There are resulting behavioral changes as well. For instance, basic motor activity—how much one moves—is reduced during the course of infection. In animal models, motor activity is cut in half after a couple months of infection, long before the asymptomatic period is over.

“What this tells you,” says Fox, "is that the brain may be affected [in a manner] analogous to depression, Parkinson’s disease, or other disorders in which movement is diminished." The animals can still perform routine tasks that demand a high level of dexterity as well as they could before infection and treatment, but their general fitness has decreased.

HIV and the Brain—What We Don’t Know

An analogous situation exists in humans. A certain percent have lower performance as measured by neuro–cognitive testing. Furthermore, statistics show that HIV patients with even the "minor" disorder have twice the normal likelihood of incurring job loss, and two to three times the rate of traffic tickets. People also widely report feeling fatigued. "The general feeling of fitness is decreased," says Fox, "because of a chronic low-level viral-host immune interaction in the body including the brain."

There are many questions about the nature of this interaction that are as yet unanswered. We still don’t know the pathological substrates in the brain that lead to the severe conditions like AIDS dementia, for instance. The exact mechanism by which HIV damages the brain is also not known, though it is likely indirect, as the virus does not infect the neurons themselves.

Regardless of the potential substrates, there is anomalous expression of proteins in the course of an infection. The MHC Class II molecule, for instance, which is normally expressed in low levels in brain tissue, has increased expression in animals infected with an HIV-like lentivirus, indicating cell activation. Similarly, in the dementia caused by Alzheimer’s disease, expression of MHC Class II molecules are also increased. This type of "immune" activation in the brain may be a reaction to damage induced by these diverse disease entities, and may itself contribute to the pathogenic cascade.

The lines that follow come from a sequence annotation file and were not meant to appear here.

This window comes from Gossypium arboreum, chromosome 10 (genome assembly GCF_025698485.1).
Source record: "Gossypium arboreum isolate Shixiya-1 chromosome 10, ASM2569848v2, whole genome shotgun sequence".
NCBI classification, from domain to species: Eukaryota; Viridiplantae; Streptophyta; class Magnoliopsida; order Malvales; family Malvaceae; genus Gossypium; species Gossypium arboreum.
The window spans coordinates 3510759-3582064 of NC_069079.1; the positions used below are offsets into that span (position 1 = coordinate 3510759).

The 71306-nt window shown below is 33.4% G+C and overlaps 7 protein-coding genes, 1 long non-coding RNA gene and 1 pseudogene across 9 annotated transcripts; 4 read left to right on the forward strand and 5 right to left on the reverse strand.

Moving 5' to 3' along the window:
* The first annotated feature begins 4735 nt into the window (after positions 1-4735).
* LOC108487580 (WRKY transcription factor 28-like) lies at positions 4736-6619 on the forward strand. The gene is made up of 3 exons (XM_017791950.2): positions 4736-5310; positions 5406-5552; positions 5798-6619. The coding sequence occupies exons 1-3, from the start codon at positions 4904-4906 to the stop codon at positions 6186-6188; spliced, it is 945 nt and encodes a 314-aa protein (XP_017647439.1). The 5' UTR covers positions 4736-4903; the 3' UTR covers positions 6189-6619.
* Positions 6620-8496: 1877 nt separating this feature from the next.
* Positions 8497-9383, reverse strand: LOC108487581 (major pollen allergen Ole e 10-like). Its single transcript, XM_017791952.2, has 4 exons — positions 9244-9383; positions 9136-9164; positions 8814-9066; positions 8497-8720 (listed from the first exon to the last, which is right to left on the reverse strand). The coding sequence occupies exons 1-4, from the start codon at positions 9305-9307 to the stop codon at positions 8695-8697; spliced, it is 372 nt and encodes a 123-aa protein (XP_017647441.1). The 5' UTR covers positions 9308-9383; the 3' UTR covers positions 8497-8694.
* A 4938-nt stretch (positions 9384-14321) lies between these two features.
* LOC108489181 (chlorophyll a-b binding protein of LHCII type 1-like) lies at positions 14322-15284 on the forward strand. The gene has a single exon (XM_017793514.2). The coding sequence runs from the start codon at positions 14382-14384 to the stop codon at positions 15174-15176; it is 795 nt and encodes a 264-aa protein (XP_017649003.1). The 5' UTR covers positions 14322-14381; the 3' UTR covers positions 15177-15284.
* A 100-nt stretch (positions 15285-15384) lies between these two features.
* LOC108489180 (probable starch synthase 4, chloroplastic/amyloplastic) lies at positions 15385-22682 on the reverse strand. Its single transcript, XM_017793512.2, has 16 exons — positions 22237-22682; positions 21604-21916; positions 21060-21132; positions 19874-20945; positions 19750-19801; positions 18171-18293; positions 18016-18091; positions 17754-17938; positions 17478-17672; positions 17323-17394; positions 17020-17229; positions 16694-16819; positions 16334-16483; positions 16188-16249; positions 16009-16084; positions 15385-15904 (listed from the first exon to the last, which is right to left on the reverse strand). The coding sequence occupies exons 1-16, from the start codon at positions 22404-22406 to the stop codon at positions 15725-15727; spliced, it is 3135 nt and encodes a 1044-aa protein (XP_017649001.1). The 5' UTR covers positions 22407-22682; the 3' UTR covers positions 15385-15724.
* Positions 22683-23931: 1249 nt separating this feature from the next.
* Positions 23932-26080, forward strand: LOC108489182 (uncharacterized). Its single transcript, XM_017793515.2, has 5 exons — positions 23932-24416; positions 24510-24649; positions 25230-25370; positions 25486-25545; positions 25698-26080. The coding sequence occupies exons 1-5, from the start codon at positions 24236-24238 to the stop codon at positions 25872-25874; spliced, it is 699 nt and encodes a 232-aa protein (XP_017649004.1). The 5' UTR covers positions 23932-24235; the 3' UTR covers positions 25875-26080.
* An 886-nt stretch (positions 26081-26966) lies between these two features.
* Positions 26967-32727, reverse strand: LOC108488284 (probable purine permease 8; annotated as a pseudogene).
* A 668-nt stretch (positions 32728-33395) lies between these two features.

Regardless of the mechanism, basic hypothalamic functions are affected throughout the course of an infection and cognitive responses may become delayed. "There are not necessarily any visible lesions," Fox says, "but the virus is there in the brain."

Fox’s concern is with what the virus is doing in the brain. Any type of brain damage is cumulative over time, so what will happen over a long period, say ten to fifteen years? A person’s quality of life is inexorably linked to what is happening in the brain, and the longer an infected person is alive, the longer the virus will be able to exercise its toxic reign of terror in the brain.

There may eventually—inevitably—be some sort of brain response, perhaps not dementia or encephalitis, but some chronic effect in the brain that arises independently and in spite of any treatment.

Fox worries that treatments helping people survive AIDS for potentially many more years, although clearly a great advance, could cause the prevalence of neurological problems due to HIV to increase. "If the incidence of AIDS dementia goes down by half," warns Fox, "but people are living three times longer, then the prevalence will go up by one and a half fold."

Current Vistas

For the last several years, the greatest weapons doctors have had for treating HIV infections have been antiretroviral drugs that tightly bind specific viral enzymes necessary for replication and infection—the protease and reverse transcriptase inhibitors. Highly active antiretroviral therapy (HAART), which combines both classes of drugs together into one treatment, has proven particularly effective, as demonstrated by the decline in AIDS mortality in the United States in the last few years.

However, even though the incidence of many opportunistic infections and other AIDS-defining conditions has decreased with HAART, the incidence of AIDS dementia has decreased less. "It’s fine to keep your CD4+ T cells up," says Fox, "but it’s no fun if your brain is not working."

The problem is that most of the molecules that make up the HAART drugs do not readily cross the blood–brain barrier, or only do so in suboptimal amounts. And whatever drugs do get into the brain do not remain there very long, as drug efflux pumps transport them back across. Furthermore, the potential exists that the drugs themselves may damage brain cells if allowed access to the CNS.

Fox and his colleagues will explore a number of new possibilities for addressing the inability to treat HIV-infected brains. There are brain-penetrating antiretrovirals, and the effect of these will certainly be studied, though Fox believes such an agent may not be necessary. "If you lower viral load [in the blood] effectively," he says, "there will be less virus entering the brain, and less of an immune response against it. Then you will have fewer abnormalities."